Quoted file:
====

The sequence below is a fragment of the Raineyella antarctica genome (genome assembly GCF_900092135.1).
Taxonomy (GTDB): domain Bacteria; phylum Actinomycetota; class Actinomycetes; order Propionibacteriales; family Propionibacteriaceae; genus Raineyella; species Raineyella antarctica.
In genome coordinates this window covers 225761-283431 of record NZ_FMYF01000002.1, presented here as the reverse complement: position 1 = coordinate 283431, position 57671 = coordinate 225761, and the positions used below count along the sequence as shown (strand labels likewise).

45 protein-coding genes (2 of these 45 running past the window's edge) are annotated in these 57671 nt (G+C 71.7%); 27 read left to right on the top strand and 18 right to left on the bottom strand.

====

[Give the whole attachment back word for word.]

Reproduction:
The sequence below is a fragment of the Raineyella antarctica genome (genome assembly GCF_900092135.1).
Taxonomy (GTDB): domain Bacteria; phylum Actinomycetota; class Actinomycetes; order Propionibacteriales; family Propionibacteriaceae; genus Raineyella; species Raineyella antarctica.
In genome coordinates this window covers 225761-283431 of record NZ_FMYF01000002.1, presented here as the reverse complement: position 1 = coordinate 283431, position 57671 = coordinate 225761, and the positions used below count along the sequence as shown (strand labels likewise).

45 protein-coding genes (2 of these 45 running past the window's edge) are annotated in these 57671 nt (G+C 71.7%); 27 read left to right on the top strand and 18 right to left on the bottom strand.